Bryan Paterson knows how much the fate of a statue can affect a community.
The mayor of Kingston said he has never seen the people of his city so divided as they were on Wednesday, as they tried to reach consensus over what should be done about a monument of Sir John A. Macdonald, Canada’s first prime minister, at City Park. The recent announcement by the Tk’emlúps te Secwépemc First Nation of the discovery of 215 unmarked graves of Indigenous children found in Kamloops reignited a discussion about whether or not the sculpture of Canada’s founding father – who was an architect of the country’s residential-school system – should be toppled from its pedestal.
After five hours of debate, city council voted to move the statue eight kilometres north to Cataraqui Cemetery, where Macdonald is buried. The statue’s new surroundings are still more stately than those of its counterparts across the country, which now find themselves in warehouses – if not disembodied.
“My position has been that we should add to history and not take away from it,” Mr. Paterson said, adding it was important to find common ground between those who wanted the statue destroyed, and others who thought it should remain untouched. “The right path forward is to discuss both the good and the bad of his legacy, to promote education on all fronts.”
In Kingston, where Macdonald grew up, practised law and served as a member of Parliament, discussions about what to do with the statue are so contentious that Mr. Paterson is consulting with former senator and Indigenous lawyer Murray Sinclair, who served as chairman of the Truth and Reconciliation Commission, about what the city’s next steps should be.
Many other municipalities in Canada are currently facing the same questions. In Charlottetown, a sitting statue of Macdonald was unceremoniously dragged from its downtown bench to city storage in the back of a pickup truck in the early hours of June 1. Mayor Philip Brown said acts of vandalism, which ranged from the statue’s hands being painted red to a bowl of seafood chowder dumped on its head, compelled the city to consult with its five Indigenous councils to find a path forward.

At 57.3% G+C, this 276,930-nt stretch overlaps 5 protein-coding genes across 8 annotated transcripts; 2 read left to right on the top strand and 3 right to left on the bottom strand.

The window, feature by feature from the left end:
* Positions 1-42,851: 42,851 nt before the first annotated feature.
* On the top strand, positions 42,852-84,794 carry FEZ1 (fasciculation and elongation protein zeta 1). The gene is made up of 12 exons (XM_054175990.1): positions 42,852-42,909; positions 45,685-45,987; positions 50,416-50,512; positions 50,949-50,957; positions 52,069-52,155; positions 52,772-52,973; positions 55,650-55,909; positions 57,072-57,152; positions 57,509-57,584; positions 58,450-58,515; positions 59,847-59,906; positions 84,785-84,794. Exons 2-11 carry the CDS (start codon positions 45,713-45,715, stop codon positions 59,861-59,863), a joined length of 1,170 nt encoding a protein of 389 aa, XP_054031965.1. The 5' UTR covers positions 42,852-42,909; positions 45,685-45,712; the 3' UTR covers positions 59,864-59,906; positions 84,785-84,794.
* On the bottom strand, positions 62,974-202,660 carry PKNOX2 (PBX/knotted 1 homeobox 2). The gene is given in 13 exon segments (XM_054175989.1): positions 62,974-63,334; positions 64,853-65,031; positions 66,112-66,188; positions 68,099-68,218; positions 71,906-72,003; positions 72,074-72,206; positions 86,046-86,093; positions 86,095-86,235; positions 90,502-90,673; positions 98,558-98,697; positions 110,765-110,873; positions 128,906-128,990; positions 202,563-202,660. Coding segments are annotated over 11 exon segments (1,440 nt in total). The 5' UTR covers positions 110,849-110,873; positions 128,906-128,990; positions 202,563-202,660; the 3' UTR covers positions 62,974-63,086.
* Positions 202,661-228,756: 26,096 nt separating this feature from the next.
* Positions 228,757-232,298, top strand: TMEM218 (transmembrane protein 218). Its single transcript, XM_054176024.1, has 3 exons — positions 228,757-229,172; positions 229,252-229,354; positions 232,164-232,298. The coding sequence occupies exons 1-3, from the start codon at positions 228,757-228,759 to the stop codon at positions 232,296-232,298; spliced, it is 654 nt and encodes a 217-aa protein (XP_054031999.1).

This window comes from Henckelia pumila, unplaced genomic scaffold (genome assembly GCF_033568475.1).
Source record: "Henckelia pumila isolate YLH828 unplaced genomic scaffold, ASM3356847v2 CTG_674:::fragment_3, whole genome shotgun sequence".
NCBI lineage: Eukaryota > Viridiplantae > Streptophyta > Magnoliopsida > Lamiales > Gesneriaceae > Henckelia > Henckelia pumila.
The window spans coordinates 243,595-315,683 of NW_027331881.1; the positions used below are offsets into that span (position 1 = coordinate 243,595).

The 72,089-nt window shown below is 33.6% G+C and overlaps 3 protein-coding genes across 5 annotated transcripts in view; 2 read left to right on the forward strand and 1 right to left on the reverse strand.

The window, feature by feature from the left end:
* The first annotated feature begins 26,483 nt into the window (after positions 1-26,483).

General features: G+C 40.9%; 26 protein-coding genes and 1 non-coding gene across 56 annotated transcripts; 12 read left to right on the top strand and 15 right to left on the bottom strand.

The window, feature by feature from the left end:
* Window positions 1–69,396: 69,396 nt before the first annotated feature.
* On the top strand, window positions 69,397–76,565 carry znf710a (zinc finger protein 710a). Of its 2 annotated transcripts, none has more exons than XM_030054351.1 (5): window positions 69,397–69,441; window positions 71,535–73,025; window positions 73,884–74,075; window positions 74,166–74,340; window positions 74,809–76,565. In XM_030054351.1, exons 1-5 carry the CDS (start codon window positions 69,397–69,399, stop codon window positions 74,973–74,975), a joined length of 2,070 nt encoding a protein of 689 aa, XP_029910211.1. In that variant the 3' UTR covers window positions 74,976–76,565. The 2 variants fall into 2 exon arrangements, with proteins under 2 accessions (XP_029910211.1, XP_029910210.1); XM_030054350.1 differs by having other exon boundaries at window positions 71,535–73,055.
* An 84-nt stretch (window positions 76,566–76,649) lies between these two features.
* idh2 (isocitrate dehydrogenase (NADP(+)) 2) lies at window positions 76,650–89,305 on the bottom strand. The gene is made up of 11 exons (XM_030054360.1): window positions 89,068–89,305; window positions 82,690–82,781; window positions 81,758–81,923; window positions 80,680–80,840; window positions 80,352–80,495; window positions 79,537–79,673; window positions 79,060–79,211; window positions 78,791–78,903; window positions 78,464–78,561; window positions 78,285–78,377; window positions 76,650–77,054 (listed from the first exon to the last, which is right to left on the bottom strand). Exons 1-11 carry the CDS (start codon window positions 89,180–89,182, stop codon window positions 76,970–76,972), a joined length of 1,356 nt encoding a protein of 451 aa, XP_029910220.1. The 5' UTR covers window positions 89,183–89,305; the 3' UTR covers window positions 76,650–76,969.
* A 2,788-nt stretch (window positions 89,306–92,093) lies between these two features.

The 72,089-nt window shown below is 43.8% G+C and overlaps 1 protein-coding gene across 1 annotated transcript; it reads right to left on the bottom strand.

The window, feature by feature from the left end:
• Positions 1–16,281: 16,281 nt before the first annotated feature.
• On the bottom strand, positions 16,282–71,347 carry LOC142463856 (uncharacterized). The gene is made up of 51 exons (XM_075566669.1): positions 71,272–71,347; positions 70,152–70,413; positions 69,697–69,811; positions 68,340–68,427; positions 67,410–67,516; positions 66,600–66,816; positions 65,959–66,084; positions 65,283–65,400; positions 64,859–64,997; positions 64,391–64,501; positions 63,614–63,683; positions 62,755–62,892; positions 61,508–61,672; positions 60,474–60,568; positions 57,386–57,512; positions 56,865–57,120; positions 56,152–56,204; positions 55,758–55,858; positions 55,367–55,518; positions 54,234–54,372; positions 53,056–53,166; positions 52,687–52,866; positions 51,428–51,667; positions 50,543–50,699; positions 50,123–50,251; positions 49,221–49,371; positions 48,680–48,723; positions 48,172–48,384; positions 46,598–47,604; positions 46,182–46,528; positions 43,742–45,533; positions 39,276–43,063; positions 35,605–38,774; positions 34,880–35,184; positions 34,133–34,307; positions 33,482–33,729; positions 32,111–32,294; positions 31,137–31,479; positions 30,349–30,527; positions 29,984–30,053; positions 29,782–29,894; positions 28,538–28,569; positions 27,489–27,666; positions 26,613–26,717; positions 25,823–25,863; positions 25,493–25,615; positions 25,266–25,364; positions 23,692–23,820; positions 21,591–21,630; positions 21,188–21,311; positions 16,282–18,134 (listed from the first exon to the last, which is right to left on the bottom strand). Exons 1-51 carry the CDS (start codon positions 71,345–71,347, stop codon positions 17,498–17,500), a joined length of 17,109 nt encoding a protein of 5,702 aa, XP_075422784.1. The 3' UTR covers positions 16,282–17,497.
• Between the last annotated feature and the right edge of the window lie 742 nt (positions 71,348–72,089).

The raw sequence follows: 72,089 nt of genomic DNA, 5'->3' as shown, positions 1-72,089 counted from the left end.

The initial plan, Mr. Brown said, was to have the statue re-bronzed and then add an Indigenous artwork alongside the piece after consulting with the Epekwitk Assembly of Councils, an organization representing the Indigenous peoples of PEI. But, upon hearing the news from Kamloops, the city instead decided to put the statue in a warehouse pending a further decision.
Statues of Macdonald also sit in storage in Montreal; Prince Edward County, Ont.; and Regina. While most were toppled in the past calendar year, a similar monument in Victoria has been stowed away since 2018, when it was removed from its prominent perch at city hall. Its fate will depend on the outcome of ongoing conversations with the city’s reconciliation advisory group, city council and the public, Victoria Mayor Lisa Helps said.
In Alberta, Premier Jason Kenney said that removing names and statues of historical figures can be “a slippery slope,” after a Calgary school board elected to remove the name of Sir Hector-Louis Langevin, one of the Fathers of Confederation who was another architect of the residential-school system, from one of its schools earlier this month.
Macdonald’s legacy certainly took the most hits countrywide, but few statues of historical Canadians have met quite the same fate as that of another main contributor to the residential-school system, Egerton Ryerson, which stood on the campus of the Toronto university that still bears his name.
Demonstrators toppled and dismembered the statue earlier this month, shortly after the discovery of the unmarked graves in Kamloops. The head of the Ryerson statue, smeared with red paint, was since found at the 1492 Land Back Lane reclamation camp near Caledonia, Ont.
Don McCaskill, a professor emeritus at Trent University who has studied Indigenous relations and education for nearly 50 years, worries that dismantling statues might detract from the process of reconciliation.
“Fundamentally, you need to allow people like elders and members of the Indigenous communities to decide what happens to these statues,” Dr. McCaskill said, adding that Ryerson and Macdonald, who caused particular harm in Indigenous communities, should be remembered in a more complete way.
“We should document all elements of their past,” he said. “If we are to take the statues down, maybe put them in a museum. It could do more to give this total context of who the individual was.”
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